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The Wicked Trade

Sample chapter

McBooks Press, New York, 2003

Young William Bentley, survivor of the bloody Welfare mutiny, reluctantly resumes his Naval career as an officer on the press tender Biter. The Impress Service is the most reviled part of the Navy-carrying on the legal kidnapping of seamen to fill His Majesty's war-strapped ships. William's earlier experiences have stripped away his last traces of innocence, but his service in the London River-surrounded by corruption and greed-teaches him new lessons about the darker side of city life. When the Biter is reassigned to combat the "wicked trade" of smuggling, William is caught up in the investigation of the murder of two Customs officers.

From Publishers Weekly

The title refers to smuggling operations on England's coast during the 18th century, when customs men and smugglers battled over piles of booty. Now young midshipman William Bentley of the Royal Navy is up to his cutlass in plots, treachery and murder in the second volume (following last year's A Fine Boy for Killing) of Needle's series about the adventures of this intrepid naval officer. After several years ashore, hunger forces Bentley to return to the service, although he hates the navy and the sea life. He is not surprised, therefore, to be posted to an impress ship, a drab scow charged with forcibly recruiting sailors, to fill the king's warships with seamen in the current war with France. Bentley and his fellow midshipman friend, Sam Holt, are soon drawn into a complicated conspiracy after two customs men are brutally murdered by a well-organized smuggling gang. Greed, corruption and betrayal reach high levels in the navy and the government, and the two midshipmen soon are way over their heads in a cesspool of savagery and duplicity. This is an entertaining but gruesome swashbuckler, albeit without the glory of a Hornblower or the class of a Ramage. Needle grimly and accurately portrays naval existence and the life of the poor as dirty, cruel and ruthless scenes of young whores having their teeth pulled out to make impromptu dentures for the wealthy are particularly graphic, as is the brutish treatment of women overall. Expectedly, Needle's conclusion is vague and unfulfilling, leaving scores of loose ends to be tidied up in the next book in the series. Copyright 2001 Cahners Business Information, Inc.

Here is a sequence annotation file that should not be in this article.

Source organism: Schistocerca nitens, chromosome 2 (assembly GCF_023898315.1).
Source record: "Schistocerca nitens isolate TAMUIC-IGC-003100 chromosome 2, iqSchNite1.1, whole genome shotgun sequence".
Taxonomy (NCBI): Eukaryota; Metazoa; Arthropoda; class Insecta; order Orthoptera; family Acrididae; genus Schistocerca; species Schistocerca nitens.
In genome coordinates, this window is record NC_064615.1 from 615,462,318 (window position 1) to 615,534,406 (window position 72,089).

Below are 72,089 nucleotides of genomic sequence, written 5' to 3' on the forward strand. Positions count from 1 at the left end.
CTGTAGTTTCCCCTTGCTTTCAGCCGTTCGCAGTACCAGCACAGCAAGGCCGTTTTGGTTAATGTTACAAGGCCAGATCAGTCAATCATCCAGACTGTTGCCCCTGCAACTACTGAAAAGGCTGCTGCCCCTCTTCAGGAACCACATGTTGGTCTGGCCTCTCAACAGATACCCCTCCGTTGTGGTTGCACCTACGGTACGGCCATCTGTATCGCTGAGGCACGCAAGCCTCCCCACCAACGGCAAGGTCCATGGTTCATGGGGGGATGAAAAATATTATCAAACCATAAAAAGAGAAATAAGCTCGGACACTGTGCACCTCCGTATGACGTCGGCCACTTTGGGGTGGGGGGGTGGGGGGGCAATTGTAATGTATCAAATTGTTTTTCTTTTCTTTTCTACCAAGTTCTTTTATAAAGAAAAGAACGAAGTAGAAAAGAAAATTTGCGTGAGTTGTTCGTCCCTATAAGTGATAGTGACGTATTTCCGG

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The Spithead Nymph

McBooks Press, New York, 2004

The William Bentley novels are gritty, noir-inspired sea adventures that plumb the depths of shipboard life in the Age of Sail. In this third novel of the series, Needle gives readers an unflinching look at the cruelty of slavery. The novel explores the repercussions of this degrading institution for all members of society: those who traffic in human lives, those who try to stop it, and those who stand by and simply watch the depravity unfold. Midshipman William Bentley awaits trial on charges of treason - until he is offered the chance to avoid prison by serving as first lieutenant to Richard Kaye, now captain of Will's old ship Biter. Will accepts and begins a harrowing journey to Jamaica, unaware that the woman he loves has been sold as an indentured servant to a depraved Jamaican planter. The brutality of Will's shipboard companions further hardens him to navy life, but nothing can prepare him for the inhumanity that fuels the slave trade. If you prefer the unvarnished truth over gold-plated history, then hang on to your seat and take a hellride with Will Bentley to a Caribbean that is anything but friendly.

undertaker's wind cover

Undertaker's Wind

Broadsides Press, 2006

Jan Needle's fourth Sea Officer William Bentley naval adventure finds the young lieutenant in the Bahamas. With the Biter sunk beneath the Caribbean waves, along with Captain "Slack Dickie" Kaye's corrupted dream of riches, Will Bentley is forced inexorably deeper into the brutal and rapacious world of Jamaican politics. Although he brilliantly cuts out a mysterious French brig from a secret bay, his hopes of recovering his lost honour with a triumphant return to Port Royal are blighted by the news that Deb Tomelty, his beloved "Spithead Nymph," has been held responsible for the death of a leading planter - and that William must help to hunt her to her death!